47. Ropelewski CF, Halpert MS (1987) Global and regional scale precipitation patterns associated with the El Nino/southern oscillation. Mon Weather Rev 115:1606–1626CrossRefGoogle Scholar
  48. Ropelewski CF, Halpert MS (1989) Precipitation patterns associated with the high index phase of the southern oscillation. J Clim 2:268–284CrossRefGoogle Scholar
  49. Saji NH, Goswami BN, Vinayachandran PN, Yamagata T (1999) A dipole mode in the tropical Indian Ocean. Nature 401:360–363Google Scholar
  50. Shanahan TM, Overpeck J, Anchukaitis K, Beck J, Cole J, Dettman DL, Scholz C, King J (2009) Atlantic forcing of persistent drought in West Africa. Science 324:377–380. doi: 10.1126/science.1166352 CrossRefGoogle Scholar
  51. Shukla J (1987) Interannual variability of monsoon. In: Fein JS, Stephens PL (eds) Monsoons. Wiley, New York, pp 399–464Google Scholar
  52. Sikka DR (1980) Some aspects of the large-scale fluctuations of summer monsoon rainfall over India in relation to fluctuations in the planetary and regional scale circulation parameters. Proc Ind Acad Sci (Earth Planet Sci) 89:179–195Google Scholar
  53. Takaya K, Nakamura H (2001) A formulation of a phase-independent wave-activity flux for stationary and migratory quasigeostrophic eddies on a zonally varying basic flow. J Atmos Sci 58(6):608–627CrossRefGoogle Scholar
  54. Torrence C, Webster PJ (1999) Interdecadal changes in the ENSO–monsoon system. J Clim 12:2679–2690CrossRefGoogle Scholar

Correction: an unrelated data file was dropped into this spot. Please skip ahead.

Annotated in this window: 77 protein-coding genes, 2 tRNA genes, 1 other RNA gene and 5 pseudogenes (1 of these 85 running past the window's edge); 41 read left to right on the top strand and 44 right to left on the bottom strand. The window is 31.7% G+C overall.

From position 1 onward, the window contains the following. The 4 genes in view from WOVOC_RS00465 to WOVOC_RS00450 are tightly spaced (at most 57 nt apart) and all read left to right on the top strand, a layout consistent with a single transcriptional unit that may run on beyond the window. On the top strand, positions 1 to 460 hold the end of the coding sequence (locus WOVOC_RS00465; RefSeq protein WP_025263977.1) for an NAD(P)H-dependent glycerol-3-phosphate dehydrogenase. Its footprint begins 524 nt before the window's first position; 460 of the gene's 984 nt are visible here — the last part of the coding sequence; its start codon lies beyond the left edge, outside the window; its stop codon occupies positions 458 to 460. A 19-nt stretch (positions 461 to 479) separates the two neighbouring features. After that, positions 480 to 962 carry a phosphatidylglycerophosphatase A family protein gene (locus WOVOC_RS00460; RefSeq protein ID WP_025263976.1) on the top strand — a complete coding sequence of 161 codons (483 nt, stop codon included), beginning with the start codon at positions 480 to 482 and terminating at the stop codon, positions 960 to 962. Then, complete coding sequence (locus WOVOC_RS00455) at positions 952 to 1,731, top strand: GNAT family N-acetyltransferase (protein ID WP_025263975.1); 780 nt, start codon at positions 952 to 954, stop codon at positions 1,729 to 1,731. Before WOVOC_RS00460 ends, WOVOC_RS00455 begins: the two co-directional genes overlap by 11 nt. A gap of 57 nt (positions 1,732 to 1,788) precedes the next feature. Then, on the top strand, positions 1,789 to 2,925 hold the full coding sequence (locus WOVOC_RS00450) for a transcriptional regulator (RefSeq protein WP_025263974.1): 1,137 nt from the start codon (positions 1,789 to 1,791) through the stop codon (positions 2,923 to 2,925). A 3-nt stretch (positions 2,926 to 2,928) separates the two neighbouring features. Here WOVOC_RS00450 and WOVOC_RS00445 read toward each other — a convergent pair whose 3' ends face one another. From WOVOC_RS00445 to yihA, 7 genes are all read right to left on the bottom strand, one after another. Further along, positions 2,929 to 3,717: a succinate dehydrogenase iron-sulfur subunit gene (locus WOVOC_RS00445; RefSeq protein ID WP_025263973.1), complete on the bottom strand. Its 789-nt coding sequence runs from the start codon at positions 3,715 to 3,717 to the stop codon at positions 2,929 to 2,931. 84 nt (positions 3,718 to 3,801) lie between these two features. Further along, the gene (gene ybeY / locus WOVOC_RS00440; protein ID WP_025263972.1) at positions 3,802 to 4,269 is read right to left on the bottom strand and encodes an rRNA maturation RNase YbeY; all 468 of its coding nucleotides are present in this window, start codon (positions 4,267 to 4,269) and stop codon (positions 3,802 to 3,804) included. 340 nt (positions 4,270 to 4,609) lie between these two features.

55. Trenberth KE, Hurrell JW (1994) Decadal atmosphereocean variations in the Pacific. Clim Dyn 9:303–319CrossRefGoogle Scholar
  56. Vizy EK, Cook K (2001) Mechanisms by which the Gulf of Guinea and eastern North Atlantic sea surface temperature anomalies can influence African rainfall. J Clim 14:795–821CrossRefGoogle Scholar
  57. Webster PJ, Moore AM, Loschnigg JP, Leben RR (1999) Coupled ocean-atmosphere dynamics in the Indian Ocean during 1997–98. Nature 401:356–360CrossRefGoogle Scholar
  58. Yadav RK (2009a) Changes in the large-scale features associated with the Indian summer monsoon in the recent decades. Int J Climatol 29:117–133. doi: 10.1002/joc.1698 CrossRefGoogle Scholar
  59. Yadav RK (2009b) Role of equatorial central Pacific and northwest of North Atlantic 2-metre surface temperatures in modulating Indian summer monsoon variability. Clim Dyn 32:549–563. doi: 10.1007/s00382-008-0410-x CrossRefGoogle Scholar
  60. Yadav RK (2012) Why is ENSO influencing India north-east monsoon in the recent decades? Int J Climatol 32:2163–2180. doi: 10.1002/joc.2430 Google Scholar
  61. Yadav RK (2013) Emerging role of Indian ocean on Indian northeast monsoon. Clim Dyn 41:105–116. doi: 10.1007/s00382-012-1637-0 CrossRefGoogle Scholar
  62. Yadav RK, Rupa Kumar K, Rajeevan M (2009a) Increasing influence of ENSO and decreasing influence of AO/NAO in the recent decades over northwest India winter precipitation. J Geophys Res 114:D12112. doi: 10.1029/2008JD011318 CrossRefGoogle Scholar
  63. Yadav RK, Rupa Kumar K, Rajeevan M (2009b) Out-of-phase relationships between convection over north-west India and warm-pool region during winter season. Int J Climatol 29:1330–1338. doi: 10.1002/joc.1783 CrossRefGoogle Scholar
  64. Yadav RK, Yoo JH, Kucharski F, Abid MA (2010) Why is ENSO influencing northwest India winter precipitation in recent decades? J Clim 23:1979–1993. doi: 10.1175/2009JCLI3202.1 CrossRefGoogle Scholar
  65. Zhang R, Delworth TL (2006) Impact of Atlantic multidecadal oscillations on India/Sahel rainfall and Atlantic hurricanes. Geophys Res Lett 33:L17712. doi: 10.1029/2006GL026267 CrossRefGoogle Scholar

Copyright information

© Springer-Verlag Berlin Heidelberg 2016

Authors and Affiliations

  1. 1.Indian Institute of Tropical MeteorologyPashan, PuneIndia

Personalised recommendations